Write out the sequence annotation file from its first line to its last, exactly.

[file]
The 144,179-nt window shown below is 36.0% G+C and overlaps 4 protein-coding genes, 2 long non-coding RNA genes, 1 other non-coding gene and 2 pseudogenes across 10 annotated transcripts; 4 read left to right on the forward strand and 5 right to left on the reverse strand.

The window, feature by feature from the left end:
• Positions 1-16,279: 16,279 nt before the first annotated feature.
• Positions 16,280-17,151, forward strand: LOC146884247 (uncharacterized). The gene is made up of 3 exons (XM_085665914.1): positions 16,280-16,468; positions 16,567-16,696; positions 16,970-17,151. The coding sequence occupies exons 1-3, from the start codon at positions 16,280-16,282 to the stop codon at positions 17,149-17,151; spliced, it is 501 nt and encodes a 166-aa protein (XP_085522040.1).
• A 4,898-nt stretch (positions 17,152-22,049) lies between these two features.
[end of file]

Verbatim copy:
The 144,179-nt window shown below is 36.0% G+C and overlaps 4 protein-coding genes, 2 long non-coding RNA genes, 1 other non-coding gene and 2 pseudogenes across 10 annotated transcripts; 4 read left to right on the forward strand and 5 right to left on the reverse strand.

The window, feature by feature from the left end:
• Positions 1-16,279: 16,279 nt before the first annotated feature.
• Positions 16,280-17,151, forward strand: LOC146884247 (uncharacterized). The gene is made up of 3 exons (XM_085665914.1): positions 16,280-16,468; positions 16,567-16,696; positions 16,970-17,151. The coding sequence occupies exons 1-3, from the start codon at positions 16,280-16,282 to the stop codon at positions 17,149-17,151; spliced, it is 501 nt and encodes a 166-aa protein (XP_085522040.1).
• A 4,898-nt stretch (positions 17,152-22,049) lies between these two features.